You have heard much about the results of the new definition of fiduciary released by the Department of Labor (“DOL”). Few pieces of regulation have been as long-awaited, as hotly contested, or as little understood.
Even the timing of the rule’s provisions requires a scoresheet. After years of planning, proposed rules and withdrawn rules, the DOL released the “final” rule to be effective June 7, 2016, but its provisions were not to be applicable until April 10, 2017. Following the start of the Trump Administration, the applicability date of the new definition was extended to June 9, 2017, with many of the more controversial provisions likely not becoming “applicable” until July 1, 2019. We all wait on the edge of our seats to learn what new form the rule may take when it emerges from the delay.
Highlights of what the new rule means.
In issuing this ground-breaking regulation and later pronouncements, the DOL:
1. Expanded the definition of fiduciary.
Despite some common misconceptions, nothing has changed from the new rule’s definition of fiduciary. Anyone who is paid to provide investment advice is a fiduciary and must act in the best interest of the customer. This is true whenever the advice is provided to a plan, an IRA, HSA or similar IRA-like accounts.
In general, this means that the fiduciary must hold the customer’s interest above his or her own, avoiding all conflicts of interest and receiving only reasonable compensation. A fiduciary must act prudently, essentially meaning that the fiduciary must exercise appropriate due diligence and follow a reasonable process in making decisions. Just as before, a reasonable process does not require perfection in decision-making; it does require collecting facts, identifying options, giving sound consideration to available choices and maintaining a good record of the process.
2. Clarified that commissions and payments from third parties create prohibited conflicts of interest. Only “level” compensation is conflict free.
Commissions have been long-entrenched as traditional forms of compensation for brokerage sales. Commissions are transaction-based, meaning that a commission is paid every time a trade is made and there is no compensation if a trade is not made. Commissions can vary, based upon the type of security that a customer purchases. Bonds may pay different commissions than stocks and one mutual fund may pay more than what another equally appropriate mutual fund might pay. This means that a broker-dealer registered representative could recommend a particular investment that pays him or herself more than what another equally appropriate investment might pay. The DOL believes that this creates an inherent conflict of interest. Since the transactions are conflicted, they are prohibited and subject to substantial penalties. This long-established rule created extensive consternation among the broker dealer community.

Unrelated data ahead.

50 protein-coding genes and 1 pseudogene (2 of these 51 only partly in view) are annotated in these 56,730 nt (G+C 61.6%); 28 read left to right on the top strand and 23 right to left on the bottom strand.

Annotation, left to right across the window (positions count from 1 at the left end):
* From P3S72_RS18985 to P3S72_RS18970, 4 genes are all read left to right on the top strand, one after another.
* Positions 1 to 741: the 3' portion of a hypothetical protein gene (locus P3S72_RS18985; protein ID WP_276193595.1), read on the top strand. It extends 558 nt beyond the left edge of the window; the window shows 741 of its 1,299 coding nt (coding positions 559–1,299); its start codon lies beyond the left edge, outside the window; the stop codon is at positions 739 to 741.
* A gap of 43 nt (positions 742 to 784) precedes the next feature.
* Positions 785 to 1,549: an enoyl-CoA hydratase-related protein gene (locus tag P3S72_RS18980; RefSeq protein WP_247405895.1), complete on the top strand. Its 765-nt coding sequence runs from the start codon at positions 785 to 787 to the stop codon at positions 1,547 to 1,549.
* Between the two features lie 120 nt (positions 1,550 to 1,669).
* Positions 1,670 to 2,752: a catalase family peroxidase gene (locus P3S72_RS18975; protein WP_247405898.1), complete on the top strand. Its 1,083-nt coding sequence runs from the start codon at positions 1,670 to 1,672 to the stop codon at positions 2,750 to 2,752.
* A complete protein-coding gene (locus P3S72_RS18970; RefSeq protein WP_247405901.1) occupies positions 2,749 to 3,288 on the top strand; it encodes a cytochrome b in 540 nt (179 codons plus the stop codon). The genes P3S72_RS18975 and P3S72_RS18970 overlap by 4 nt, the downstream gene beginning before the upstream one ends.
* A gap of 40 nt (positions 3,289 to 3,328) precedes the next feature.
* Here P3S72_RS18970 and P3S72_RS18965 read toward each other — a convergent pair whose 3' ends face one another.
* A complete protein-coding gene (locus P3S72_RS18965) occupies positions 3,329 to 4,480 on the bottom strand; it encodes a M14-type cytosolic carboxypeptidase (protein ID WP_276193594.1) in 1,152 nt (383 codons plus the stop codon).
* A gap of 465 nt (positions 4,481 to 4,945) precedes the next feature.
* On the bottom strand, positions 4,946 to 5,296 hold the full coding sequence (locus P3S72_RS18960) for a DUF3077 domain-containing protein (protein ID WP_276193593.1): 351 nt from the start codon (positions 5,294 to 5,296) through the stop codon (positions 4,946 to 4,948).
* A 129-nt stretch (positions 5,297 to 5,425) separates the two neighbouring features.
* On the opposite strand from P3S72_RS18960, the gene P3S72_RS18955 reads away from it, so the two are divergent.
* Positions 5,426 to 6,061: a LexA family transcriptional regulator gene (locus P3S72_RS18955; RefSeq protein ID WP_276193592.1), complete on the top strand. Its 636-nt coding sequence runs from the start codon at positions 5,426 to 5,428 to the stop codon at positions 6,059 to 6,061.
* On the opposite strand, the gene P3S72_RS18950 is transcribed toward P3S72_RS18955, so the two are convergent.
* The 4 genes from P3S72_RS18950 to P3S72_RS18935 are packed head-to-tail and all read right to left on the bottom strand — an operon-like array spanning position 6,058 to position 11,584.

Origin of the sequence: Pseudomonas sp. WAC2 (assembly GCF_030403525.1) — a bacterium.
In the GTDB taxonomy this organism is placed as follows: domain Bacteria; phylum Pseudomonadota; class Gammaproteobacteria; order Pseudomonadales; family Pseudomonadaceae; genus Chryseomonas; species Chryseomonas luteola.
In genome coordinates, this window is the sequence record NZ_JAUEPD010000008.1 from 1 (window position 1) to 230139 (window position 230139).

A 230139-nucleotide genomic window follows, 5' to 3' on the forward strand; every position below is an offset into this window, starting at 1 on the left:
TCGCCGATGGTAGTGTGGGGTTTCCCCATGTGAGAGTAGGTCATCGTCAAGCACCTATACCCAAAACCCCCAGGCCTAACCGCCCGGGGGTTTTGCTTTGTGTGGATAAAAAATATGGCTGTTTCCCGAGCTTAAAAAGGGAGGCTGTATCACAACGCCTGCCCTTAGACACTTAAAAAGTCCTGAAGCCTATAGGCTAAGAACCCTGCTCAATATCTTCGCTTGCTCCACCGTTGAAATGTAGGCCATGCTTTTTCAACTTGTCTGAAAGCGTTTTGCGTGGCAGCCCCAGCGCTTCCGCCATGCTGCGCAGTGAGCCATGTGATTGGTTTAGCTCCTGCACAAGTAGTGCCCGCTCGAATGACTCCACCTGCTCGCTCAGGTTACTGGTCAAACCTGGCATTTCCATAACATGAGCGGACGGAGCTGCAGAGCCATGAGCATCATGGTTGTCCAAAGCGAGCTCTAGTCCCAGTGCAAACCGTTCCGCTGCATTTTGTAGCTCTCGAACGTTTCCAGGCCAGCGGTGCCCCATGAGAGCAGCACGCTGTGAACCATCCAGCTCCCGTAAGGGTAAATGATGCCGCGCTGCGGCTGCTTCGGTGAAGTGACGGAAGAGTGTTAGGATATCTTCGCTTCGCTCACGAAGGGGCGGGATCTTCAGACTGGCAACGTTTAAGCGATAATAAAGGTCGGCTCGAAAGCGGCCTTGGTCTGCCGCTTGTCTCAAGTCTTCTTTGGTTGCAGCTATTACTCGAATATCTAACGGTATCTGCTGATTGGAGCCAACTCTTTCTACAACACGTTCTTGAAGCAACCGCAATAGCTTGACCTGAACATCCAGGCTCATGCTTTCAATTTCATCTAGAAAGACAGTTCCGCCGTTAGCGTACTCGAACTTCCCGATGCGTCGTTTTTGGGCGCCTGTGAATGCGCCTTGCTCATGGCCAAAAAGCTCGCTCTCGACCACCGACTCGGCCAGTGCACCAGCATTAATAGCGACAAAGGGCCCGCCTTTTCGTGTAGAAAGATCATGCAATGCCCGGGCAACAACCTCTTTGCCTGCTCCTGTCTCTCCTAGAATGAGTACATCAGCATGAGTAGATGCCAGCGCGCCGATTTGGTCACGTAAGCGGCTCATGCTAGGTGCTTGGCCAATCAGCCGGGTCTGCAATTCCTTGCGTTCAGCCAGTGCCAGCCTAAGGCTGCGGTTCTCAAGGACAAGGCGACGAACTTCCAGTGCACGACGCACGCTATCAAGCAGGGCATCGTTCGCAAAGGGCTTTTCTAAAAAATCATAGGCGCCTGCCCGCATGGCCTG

Registered investment advisers and their investment advisor representatives are traditionally paid asset-based fees or fixed dollar amounts. These fees are owed regardless of the number of transactions that the advisor recommends be made and regardless of which investments are recommended. Since compensation to the advisor does not vary with the investment recommendation, it is known as “level” compensation.
3. Created new exemptions to permit conflicted compensation, subject to specified conditions.
In response to thousands of complaints requesting relief for traditional forms of brokerage compensation, the DOL conceded in a very clever way. It spoke to the industry, saying that it could continue to pay conflicted forms of compensation, so long as the fiduciary rendering advice meets specified conditions and enters into a Best Interest Contract. This contract is the dreaded BIC. The fiduciary advisor must make lengthy disclosures, commit to acting in the client’s best interest, and maintain policies and procedures to ensure that the advice remains conflict-free. This representation is enforceable in state court. Short forms of the exemption were created for ERISA plans and for the “Level Fee Fiduciary.”